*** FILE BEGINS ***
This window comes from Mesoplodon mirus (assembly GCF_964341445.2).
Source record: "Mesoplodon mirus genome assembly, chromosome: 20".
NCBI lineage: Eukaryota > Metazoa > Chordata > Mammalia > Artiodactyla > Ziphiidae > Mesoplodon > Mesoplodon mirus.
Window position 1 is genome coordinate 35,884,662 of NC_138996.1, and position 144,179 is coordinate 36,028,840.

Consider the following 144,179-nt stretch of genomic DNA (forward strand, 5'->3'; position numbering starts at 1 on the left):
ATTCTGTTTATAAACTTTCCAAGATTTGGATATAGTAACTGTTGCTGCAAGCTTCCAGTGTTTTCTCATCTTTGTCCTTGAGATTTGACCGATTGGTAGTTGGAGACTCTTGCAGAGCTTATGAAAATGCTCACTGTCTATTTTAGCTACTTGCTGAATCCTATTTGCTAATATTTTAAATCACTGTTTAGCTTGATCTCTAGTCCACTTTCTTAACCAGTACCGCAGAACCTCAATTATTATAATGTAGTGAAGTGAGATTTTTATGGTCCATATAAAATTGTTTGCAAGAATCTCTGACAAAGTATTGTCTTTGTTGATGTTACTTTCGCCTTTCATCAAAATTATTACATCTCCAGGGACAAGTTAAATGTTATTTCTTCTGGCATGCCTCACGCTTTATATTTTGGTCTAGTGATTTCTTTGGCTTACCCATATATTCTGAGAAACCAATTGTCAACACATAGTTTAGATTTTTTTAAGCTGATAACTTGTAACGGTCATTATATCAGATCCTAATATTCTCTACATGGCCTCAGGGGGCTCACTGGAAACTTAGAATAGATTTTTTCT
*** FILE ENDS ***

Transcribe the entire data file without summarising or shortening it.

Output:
This window comes from Mesoplodon mirus (assembly GCF_964341445.2).
Source record: "Mesoplodon mirus genome assembly, chromosome: 20".
NCBI lineage: Eukaryota > Metazoa > Chordata > Mammalia > Artiodactyla > Ziphiidae > Mesoplodon > Mesoplodon mirus.
Window position 1 is genome coordinate 35,884,662 of NC_138996.1, and position 144,179 is coordinate 36,028,840.

Consider the following 144,179-nt stretch of genomic DNA (forward strand, 5'->3'; position numbering starts at 1 on the left):
ATTCTGTTTATAAACTTTCCAAGATTTGGATATAGTAACTGTTGCTGCAAGCTTCCAGTGTTTTCTCATCTTTGTCCTTGAGATTTGACCGATTGGTAGTTGGAGACTCTTGCAGAGCTTATGAAAATGCTCACTGTCTATTTTAGCTACTTGCTGAATCCTATTTGCTAATATTTTAAATCACTGTTTAGCTTGATCTCTAGTCCACTTTCTTAACCAGTACCGCAGAACCTCAATTATTATAATGTAGTGAAGTGAGATTTTTATGGTCCATATAAAATTGTTTGCAAGAATCTCTGACAAAGTATTGTCTTTGTTGATGTTACTTTCGCCTTTCATCAAAATTATTACATCTCCAGGGACAAGTTAAATGTTATTTCTTCTGGCATGCCTCACGCTTTATATTTTGGTCTAGTGATTTCTTTGGCTTACCCATATATTCTGAGAAACCAATTGTCAACACATAGTTTAGATTTTTTTAAGCTGATAACTTGTAACGGTCATTATATCAGATCCTAATATTCTCTACATGGCCTCAGGGGGCTCACTGGAAACTTAGAATAGATTTTTTCT